It is absolutely possible to have a well-trained dog without the use of choke chains or shock collars!
My current dog, who is now 4 years old, hikes off-leash and comes when called. Normally, I do not carry treats with me. Do I sometimes have to “tune him up” when he gets slow in his recalls? Yes, I do! But because I train with rewards it is a fun process that not only speeds up his recalls, but also deepens our bond.
I travel with him too. I can tell him to stay in a hotel lobby while I walk into the food court for my free continental breakfast. He doesn’t get special rewards for that any more either – and I don’t share my muffin with him. He will also stay at my side upon command when walking through a crowd. Sometimes, I have a ball tucked under my arm or cookies in my pocket, but most of the time I rely on relationship and my earlier training, which was heavily rewarded with food, toys, praise and play.
The kind of rewards you use and the way you use them does matter! And, I’ll cover that. But first, I want to address the two most common misconceptions about using treats and other rewards in training.
Common misconceptions about using treats in training:
- Using food in training will require that you always carry treats, or the dog won’t comply. This is true if you do not have a plan for getting cookies out of your hand early in the process. The following tips will help you avoid this trap:
- As your dog understands what you want, start to ask for more work for the cookie. For example, instead of treating every “sit” only treat the “sit” when visitors arrive, because that is harder than a “sit” when the house is quiet. Or ask for multiple behaviors such as “come” “down” “stay” before giving a reward.
- Get the food out of your hand and off of your body early in the training process. Set the treats on a counter, for example, and reach for one after your dog does what you’ve asked.
- Put the treats in an unexpected place. Like on a fence post, deck railing or book shelf. Call your dog, ask for a behavior and if he complies, grab a treat from the stash and reward. If your dog does not comply, grab the baggie or container full of treats and show your dog what he missed and then walk away. Your dog will learn, “even though I don’t see or smell treats on my human, they might have access to them, so I better show up and comply or I will miss out!”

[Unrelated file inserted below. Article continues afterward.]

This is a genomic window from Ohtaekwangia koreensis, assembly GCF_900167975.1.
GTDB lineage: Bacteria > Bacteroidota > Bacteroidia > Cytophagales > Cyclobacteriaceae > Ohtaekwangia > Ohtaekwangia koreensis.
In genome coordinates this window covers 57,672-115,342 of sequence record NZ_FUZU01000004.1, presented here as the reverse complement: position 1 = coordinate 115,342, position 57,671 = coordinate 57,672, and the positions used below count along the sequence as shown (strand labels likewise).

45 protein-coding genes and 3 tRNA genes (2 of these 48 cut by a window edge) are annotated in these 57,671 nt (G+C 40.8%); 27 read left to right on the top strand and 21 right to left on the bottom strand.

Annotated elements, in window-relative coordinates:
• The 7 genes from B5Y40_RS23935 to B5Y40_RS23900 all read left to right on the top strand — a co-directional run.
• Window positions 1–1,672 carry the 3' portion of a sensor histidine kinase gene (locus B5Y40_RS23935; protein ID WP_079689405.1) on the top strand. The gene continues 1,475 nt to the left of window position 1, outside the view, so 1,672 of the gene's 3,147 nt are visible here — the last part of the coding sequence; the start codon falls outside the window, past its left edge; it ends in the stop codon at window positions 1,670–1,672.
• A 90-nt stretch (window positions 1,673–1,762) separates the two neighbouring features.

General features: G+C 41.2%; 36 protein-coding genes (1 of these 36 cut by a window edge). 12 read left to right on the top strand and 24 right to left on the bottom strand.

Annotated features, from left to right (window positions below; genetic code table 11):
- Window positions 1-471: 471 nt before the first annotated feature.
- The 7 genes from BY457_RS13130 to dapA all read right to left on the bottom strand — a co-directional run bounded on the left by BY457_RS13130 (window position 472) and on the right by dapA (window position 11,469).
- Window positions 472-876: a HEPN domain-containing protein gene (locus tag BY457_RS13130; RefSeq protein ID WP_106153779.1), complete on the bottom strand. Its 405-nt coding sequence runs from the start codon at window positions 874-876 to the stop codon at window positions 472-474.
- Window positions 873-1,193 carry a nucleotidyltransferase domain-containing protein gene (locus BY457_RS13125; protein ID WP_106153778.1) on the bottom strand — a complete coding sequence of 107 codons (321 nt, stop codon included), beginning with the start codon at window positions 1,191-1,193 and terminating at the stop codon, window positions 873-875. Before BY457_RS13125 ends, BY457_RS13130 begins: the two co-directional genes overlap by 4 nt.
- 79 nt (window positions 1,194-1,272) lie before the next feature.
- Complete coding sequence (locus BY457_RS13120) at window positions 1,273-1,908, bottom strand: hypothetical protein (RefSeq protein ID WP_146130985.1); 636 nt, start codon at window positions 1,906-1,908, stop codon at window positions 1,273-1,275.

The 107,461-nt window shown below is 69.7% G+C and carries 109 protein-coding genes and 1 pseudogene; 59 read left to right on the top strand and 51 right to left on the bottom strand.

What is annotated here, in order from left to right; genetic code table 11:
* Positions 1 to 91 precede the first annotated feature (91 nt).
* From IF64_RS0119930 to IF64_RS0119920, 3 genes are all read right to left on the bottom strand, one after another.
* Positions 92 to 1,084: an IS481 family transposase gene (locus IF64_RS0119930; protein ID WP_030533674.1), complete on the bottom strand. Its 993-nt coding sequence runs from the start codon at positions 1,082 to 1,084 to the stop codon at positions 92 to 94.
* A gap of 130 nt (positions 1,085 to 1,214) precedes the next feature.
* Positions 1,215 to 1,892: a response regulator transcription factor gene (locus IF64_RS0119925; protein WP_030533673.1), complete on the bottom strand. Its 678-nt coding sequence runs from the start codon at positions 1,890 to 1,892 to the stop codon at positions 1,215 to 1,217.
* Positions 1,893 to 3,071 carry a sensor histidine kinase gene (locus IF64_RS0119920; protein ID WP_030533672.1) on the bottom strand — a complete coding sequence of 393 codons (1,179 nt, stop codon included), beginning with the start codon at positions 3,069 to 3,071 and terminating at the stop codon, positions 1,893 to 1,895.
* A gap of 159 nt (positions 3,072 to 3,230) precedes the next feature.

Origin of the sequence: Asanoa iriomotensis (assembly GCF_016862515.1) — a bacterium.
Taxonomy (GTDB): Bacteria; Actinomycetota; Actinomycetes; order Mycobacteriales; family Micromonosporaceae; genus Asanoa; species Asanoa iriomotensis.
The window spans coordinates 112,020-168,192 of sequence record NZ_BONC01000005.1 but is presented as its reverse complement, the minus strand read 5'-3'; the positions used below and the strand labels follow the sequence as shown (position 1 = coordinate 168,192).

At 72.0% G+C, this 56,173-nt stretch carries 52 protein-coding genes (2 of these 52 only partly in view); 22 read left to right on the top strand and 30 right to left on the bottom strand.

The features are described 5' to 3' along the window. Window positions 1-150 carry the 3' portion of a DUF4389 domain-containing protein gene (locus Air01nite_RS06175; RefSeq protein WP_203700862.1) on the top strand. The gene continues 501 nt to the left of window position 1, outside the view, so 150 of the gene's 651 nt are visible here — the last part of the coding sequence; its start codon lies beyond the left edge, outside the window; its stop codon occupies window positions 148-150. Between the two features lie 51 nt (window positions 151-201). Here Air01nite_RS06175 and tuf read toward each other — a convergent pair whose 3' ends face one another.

- Switch over to real life rewards in place of a treat. For example, ask your dog to sit and wait for permission to jump into the car to go for a ride. The reward is the opportunity to jump in the car, which is probably more powerful then a treat! If your dog does not comply, then he does not get to jump into the car. Wait until he gets it right before allowing him to jump into the car.
- A hot dog or other yummy treat will not lure a dog away from something exciting when asked to come-when-called. If you are attempting to lure the dog with a treat, you have not used rewards properly in training – that is called a bribe.
How to use rewards when teaching your dog to come–when-called
Think in terms of adrenaline and excitement. Adrenaline is a substance released in the body in response to a strong emotion. When your dog is super excited and carrying on about the human (potential new friend) across the street, there is adrenaline involved in that process. Your dog’s reaction is emotional. His rational brain is dampened down, while the emotion takes over. If you expect to call your dog away from something exciting like that, your training will have to produce a “conditioned emotional response” to “Fido, COME!”
What is a conditioned emotional response? In layman’s terms, it means that when your dog hears you call, his body floods with adrenaline, he stops thinking and automatically turns and comes to you without weighing his options.
Tips for creating high excitement and a conditioned emotional response using rewards:
- Every dog will be motivated differently. Some dogs are excited by a game of fetch or tug and some by food. And most all dogs are incredibly enthusiastic about a game of hide and seek with you hiding and them finding you. Find a combination that works for your dog.
- Whatever you do, infuse it with a ton of energy and praise. Your dog MUST respond with energy and excitement to your reward. Praise your dog during training to the point of feeling like a silly kid. LOTS of praise. Pair the praise with super rewards during training and eventually, your praise will cause your dog to get excited even without the food or toy.
- Dogs are predators. They are stimulated by fast movement and high pitched, staccato sounds. You can increase the value of your food reward by turning it into prey…moving it fast. Either tossing it, so they have to chase it, or holding it in your hand and running with it.
Transfer training from your living room to the big outdoors
Practice makes perfect, or does it? Well, PERFECT practice makes perfect! Successful repetition is key. That being said, practice in easy environments and gradually move to more and more difficult situations. Another way to look at it is moving up in school from kindergarten to graduate school. Your quiet house is kindergarten. Your yard might be elementary school. In your yard with the neighbor dog at the fence might be junior high school. Out in a public setting might be high school. A dog across the street might be junior college. Out in the woods scenting a deer might be college and out in the woods seeing a deer might be graduate school. Your dog MUST have hundreds of successful repetitions with a rich reinforcement history in each grade before moving up.
Keep your dog tuned up!
All training requires maintenance and upkeep. When you notice your dog not responding as promptly as he once did, it is time to take out some rewards, set up some training situations and tune up your training!